US cru­sade to hide the truth of spy­ing

China Daily (Hong Kong) - - COMMENT - CHEN WEIHUA

It has be­come in­creas­ingly clear now why the United States govern­ment is so anx­ious to crack down on whis­tle-blow­ers, pur­su­ing over 20 charges against Bradley Man­ning, a US sol­dier who gave se­cret govern­ment and mil­i­tary doc­u­ments to Wik­iLeaks, hunt­ing down for­mer National Se­cu­rity Agency con­trac­tor Ed­ward Snow­den who re­vealed the NSA’s vast sur­veil­lance pro­grams around the world, and even try­ing to ar­rest Ju­lian As­sange, the Wik­iLeaks’ edi­tor-in­chief and founder who pub­lished se­cret files.

On Wed­nes­day, Glenn Green­wald, one of the first jour­nal­ists to re­port Snow­den’s rev­e­la­tions in May in the Bri­tish news­pa­per The Guardian, again shocked the world by re­port­ing an­other US se­cret sur­veil­lance pro­gram re­vealed by Snow­den.

The so-called XKeyscore pro­gram is touted by NSA in its train­ing ma­te­ri­als as its “widest-reach­ing” sys­tem for de­vel­op­ing in­tel­li­gence from the In­ter­net. It al­lows an­a­lysts to search with no prior au­tho­riza­tion through vast data­bases con­tain­ing e-mails, on­line chats and the brows­ing his­to­ries of mil­lions of in­di­vid­u­als. This new rev­e­la­tion showed how easy it is for the ad­min­is­tra­tion to ac­cess data­bases, which US Pres­i­dent Barack Obama and House In­tel­li­gence Com­mit­tee Chair­man Mike Rogers have bla­tantly de­nied.

An an­a­lyst just has to fill out a sim­ple on-screen form giv­ing a broad jus­ti­fi­ca­tion for the search. The re­quests are not re­viewed by a court or any NSA per­son­nel be­fore they are pro­cessed.

The new rev­e­la­tion means that if Snow­den, re­port­edly is­sued Rus­sian en­try doc­u­ment on Thurs­day, is sent back to the US, he will face more charges than Man­ning, whose sen­tenc­ing hear­ing be­gan on Wed­nes­day.

Also on Wed­nes­day, se­nior US in­tel­li­gence of­fi­cials tes­ti­fied be­fore the Se­nate Ju­di­ciary Com­mit­tee on the sur­veil­lance pro­grams and re­leased clas­si­fied doc­u­ments re­gard­ing the mas­sive gath­er­ing of phone records, as re­vealed by Snow­den.

If it were not Snow­den, all th­ese NSA ac­tiv­i­ties against civil­ians would re­main a se­cret. Obama has said he wel­comes a national de­bate on the is­sue, but he is only will­ing to do so now those pro­grams have been ex­posed.

Obama will not say how many more such se­cret sur­veil­lance pro­grams ex­ist in the US, which ex­plains why the US has been in such a hurry to hunt down Snow­den be­fore he dis­closes more pro­grams like PRISM and XKeyscore.

For the past three years, pub­lic protests de­mand­ing the re­lease of Man­ning have been tak­ing place in many US cities. The 25-year-old faces up to 134 years in prison for telling the pub­lic about some of the hor­ri­ble war crimes com­mit­ted by the US in Iraq and Afghanistan.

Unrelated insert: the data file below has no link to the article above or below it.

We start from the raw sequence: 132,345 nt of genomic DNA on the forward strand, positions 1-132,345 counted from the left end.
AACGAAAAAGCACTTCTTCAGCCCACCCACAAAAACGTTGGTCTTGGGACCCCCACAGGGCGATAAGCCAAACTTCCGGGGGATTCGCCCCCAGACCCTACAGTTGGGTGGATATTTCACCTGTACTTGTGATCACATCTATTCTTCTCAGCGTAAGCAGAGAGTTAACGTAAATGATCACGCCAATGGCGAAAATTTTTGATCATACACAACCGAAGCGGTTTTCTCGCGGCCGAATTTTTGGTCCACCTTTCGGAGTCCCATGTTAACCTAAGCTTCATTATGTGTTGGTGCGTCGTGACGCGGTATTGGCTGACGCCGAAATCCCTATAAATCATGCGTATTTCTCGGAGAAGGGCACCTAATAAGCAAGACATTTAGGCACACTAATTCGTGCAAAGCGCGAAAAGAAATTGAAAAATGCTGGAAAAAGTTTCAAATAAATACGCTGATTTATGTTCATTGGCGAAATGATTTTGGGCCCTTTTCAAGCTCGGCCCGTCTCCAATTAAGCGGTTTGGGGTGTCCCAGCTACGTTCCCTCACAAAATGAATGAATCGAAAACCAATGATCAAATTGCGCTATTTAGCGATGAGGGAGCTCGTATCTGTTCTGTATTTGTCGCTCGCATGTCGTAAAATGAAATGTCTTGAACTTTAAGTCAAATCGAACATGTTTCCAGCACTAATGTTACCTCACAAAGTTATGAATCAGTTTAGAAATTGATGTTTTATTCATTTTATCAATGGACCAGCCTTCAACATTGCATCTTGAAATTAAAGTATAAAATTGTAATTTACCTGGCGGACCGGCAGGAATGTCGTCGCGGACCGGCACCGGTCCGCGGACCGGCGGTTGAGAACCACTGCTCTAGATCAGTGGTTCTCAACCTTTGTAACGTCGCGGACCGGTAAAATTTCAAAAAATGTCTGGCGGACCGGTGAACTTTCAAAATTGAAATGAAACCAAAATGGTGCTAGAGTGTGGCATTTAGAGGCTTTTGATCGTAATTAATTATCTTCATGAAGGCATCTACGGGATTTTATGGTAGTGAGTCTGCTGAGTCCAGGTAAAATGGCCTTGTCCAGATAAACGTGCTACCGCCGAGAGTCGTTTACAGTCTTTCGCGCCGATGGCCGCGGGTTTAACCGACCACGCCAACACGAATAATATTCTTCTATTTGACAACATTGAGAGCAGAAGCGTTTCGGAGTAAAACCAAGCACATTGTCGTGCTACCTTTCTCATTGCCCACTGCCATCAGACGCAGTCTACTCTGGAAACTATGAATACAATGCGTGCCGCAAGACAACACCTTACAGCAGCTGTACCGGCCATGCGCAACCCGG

What is ironic is that if Man­ning, Snow­den and As­sange were pur­sued by other gov­ern­ments, such as China and Rus­sia, the White House and Foggy Bot­tom would be ap­plaud­ing them and call­ing them not just whis­tle-blow­ers, but heroes and fight­ers for hu­man rights.

What is also ironic is that As­sange, who has long ad­vo­cated freedom of the press and op­posed govern­ment cen­sor­ship and who now lives in asy­lum in the Ecuadorean em­bassy in Lon­don, is be­ing pur­sued by a govern­ment which likes to claim the same prin­ci­ples.

There is, of course, more irony. Many peo­ple now want to nom­i­nate As­sange, Snow­den and Man­ning for the No­bel Peace Prize, a lau­re­ate that Obama won in 2009 amid much con­tro­versy.

The US’ harsh stance to­ward the three whistle­blow­ers is ap­par­ently in­tended to “kill a chicken to warn mon­keys” to use a Chi­nese id­iom. In this re­gard it has had the ef­fect of putting pres­sure on jour­nal­ists, es­pe­cially those cov­er­ing the national se­cu­rity beat, and po­ten­tial whis­tle-blow­ers of US govern­ment’s wrong­do­ings, to not delve too far into the murky world of “national se­cu­rity”.

When I watched a cer­e­mony on Wed­nes­day af­ter­noon staged by US Con­gres­sional lead­ers to mark the 50th an­niver­sary of the March on Wash­ing­ton for Jobs and Freedom, I won­dered if any of them still re­mem­bered Martin Luther King Jr’s Let­ter from Birm­ing­ham Jail, in which he called on peo­ple to obey only the just laws and dis­obey the un­just ones. That is ex­actly what Man­ning, Snow­den and As­sange have done. The author, based in Wash­ing­ton, is deputy edi­tor of China Daily USA. chen­wei­hua@chi­nadai­lyusa.com

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